NAFTA 2.0 needs to enshrine investor protections
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With the Trump administration looking to update the North American Free Trade Agreement, we in industry and other trade policy watchers were eager to see its negotiating objectives, which were released earlier this month. These objectives provide insight on which areas the president’s trade negotiators intend to focus and what the administration wants included in a final agreement.

Overall, the administration’s “NAFTA 2.0” wish-list is solid. Some commentators have noted the irony of including so many goals that were essentially attained in the Trans-Pacific Partnership, an agreement President Trump withdrew from on his third day in office.

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These goals include unfettered cross-border data flows, regulatory harmonization, stronger labor and environmental standards and a ban on currency manipulation. But the fact is that these objectives were worthy in and of themselves and were set in close consultation with the Congress and with industry. So why not add these to the NAFTA blueprint?

 

What’s more, the administration’s objectives emphasize the importance of improving access for U.S. investors in Canada and Mexico. This is critical, because foreign direct investment (FDI) is set to eclipse traditional trade flows as the digital economy continues to grow, and as we confront a world where the vast majority of consumers — including an emerging global middle class — are located outside U.S. borders.

Why then does the Trump administration’s NAFTA blueprint give short shrift to one of the original NAFTA agreement’s real innovations — investor protection under the agreement’s Chapter 11?

These provisions, which allow U.S. investors both small and large to seek compensation for unfair, discriminatory or inequitable treatment at the hands of foreign governments, are based on bedrock principles embedded in our own Constitution prohibiting abusive government treatment and the taking of private property without just compensation.

Without this provision, domestic courts become the only legal recourse for a wronged investor. While Mexico has made great strides in many respects, its court system is still far from impartial. Indeed, miscarriages of justice can happen in any country, including advanced democracies like the United States and Canada.

What’s more, leaving investor protections out of a renegotiated NAFTA would set a terrible precedent for other countries, including China, that we desperately need to adhere more closely to the rule of law in all aspects of their governance.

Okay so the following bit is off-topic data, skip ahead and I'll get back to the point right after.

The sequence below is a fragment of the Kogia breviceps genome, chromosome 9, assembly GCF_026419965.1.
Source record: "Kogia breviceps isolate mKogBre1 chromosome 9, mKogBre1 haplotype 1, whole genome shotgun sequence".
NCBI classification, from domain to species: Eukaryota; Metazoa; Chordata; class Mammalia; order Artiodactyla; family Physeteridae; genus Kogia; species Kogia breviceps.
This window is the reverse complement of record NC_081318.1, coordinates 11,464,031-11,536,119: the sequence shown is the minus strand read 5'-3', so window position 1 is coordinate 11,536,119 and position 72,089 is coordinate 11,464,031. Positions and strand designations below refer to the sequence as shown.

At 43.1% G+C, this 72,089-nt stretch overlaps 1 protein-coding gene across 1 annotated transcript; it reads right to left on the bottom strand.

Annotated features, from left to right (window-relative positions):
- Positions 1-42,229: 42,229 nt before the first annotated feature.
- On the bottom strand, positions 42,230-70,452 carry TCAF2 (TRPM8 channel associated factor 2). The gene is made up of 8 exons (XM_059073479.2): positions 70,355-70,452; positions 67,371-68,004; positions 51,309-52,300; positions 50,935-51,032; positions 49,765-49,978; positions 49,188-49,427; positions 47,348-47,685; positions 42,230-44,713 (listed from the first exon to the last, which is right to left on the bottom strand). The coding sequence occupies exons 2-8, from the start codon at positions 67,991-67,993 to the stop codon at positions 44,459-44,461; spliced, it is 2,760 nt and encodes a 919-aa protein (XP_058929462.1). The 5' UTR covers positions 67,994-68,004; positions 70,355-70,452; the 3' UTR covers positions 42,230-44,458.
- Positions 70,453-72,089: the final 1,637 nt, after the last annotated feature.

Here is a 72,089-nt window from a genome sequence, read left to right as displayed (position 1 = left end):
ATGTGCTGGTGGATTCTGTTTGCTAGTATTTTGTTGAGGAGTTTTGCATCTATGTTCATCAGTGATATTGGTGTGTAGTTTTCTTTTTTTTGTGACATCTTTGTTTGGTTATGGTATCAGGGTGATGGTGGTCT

The debate over investor protection has become very heated over the past few years, particularly in Europe, where anti-globalization protesters have latched on to the principle as the scapegoat of everything that is wrong in the world today. But the fact is that investor protections have served America very well in NAFTA, and in numerous other free trade agreements and bilateral investment treaties we have negotiated.

Under NAFTA, for example, 59 cases have been filed using Chapter 11 provisions since the agreement’s inception: 16 against the United States, 25 against Canada and 18 against Mexico. Notably, the U.S. has never lost a case.

Increased trade and investment help create economic growth and jobs and make us more competitive. The best kind of investors are those who invest for the long haul, who put in the time to build in and contribute to the communities in which they do business. Without meaningful protections, the risk assessment changes for potential investors, and they may become reluctant to participate in the market at that level.

This is as important to potential foreign investors in the United States as it is to American companies doing business abroad. We should be careful about abandoning such time-honored principles of fairness.

Instead, the Trump administration should be as ambitious in its goals to spur cross-border investment as it is on measures to open up trade even further. “NAFTA 2.0” provides a great opportunity to strengthen provisions on greater transparency in proceedings and addressing concerns regarding state-led economies, including issues regarding domestic technology transfer. For those provisions to be meaningful to future investors, the inclusion of a strong, depoliticized arbitration process is necessary.

So as the administration moves forward to modernize the 23-year-old NAFTA agreement, let’s all hope that it keeps its eyes squarely on the importance of investment — and the protections needed to ensure that long-term investors can contribute to our country and our continent’s growth, jobs and competitiveness. Anything less would be a big step backward.

Shaun Donnelly, a retired U.S. diplomat, is vice president for investment and financial services at the United States Council for International Business, which advocates for international regulatory regimes that recognize the essential role business plays in building a prosperous global economy. Eva Hampl is the council’s director of investment, trade and financial services.


The views expressed by contributors are their own and not the views of The Hill.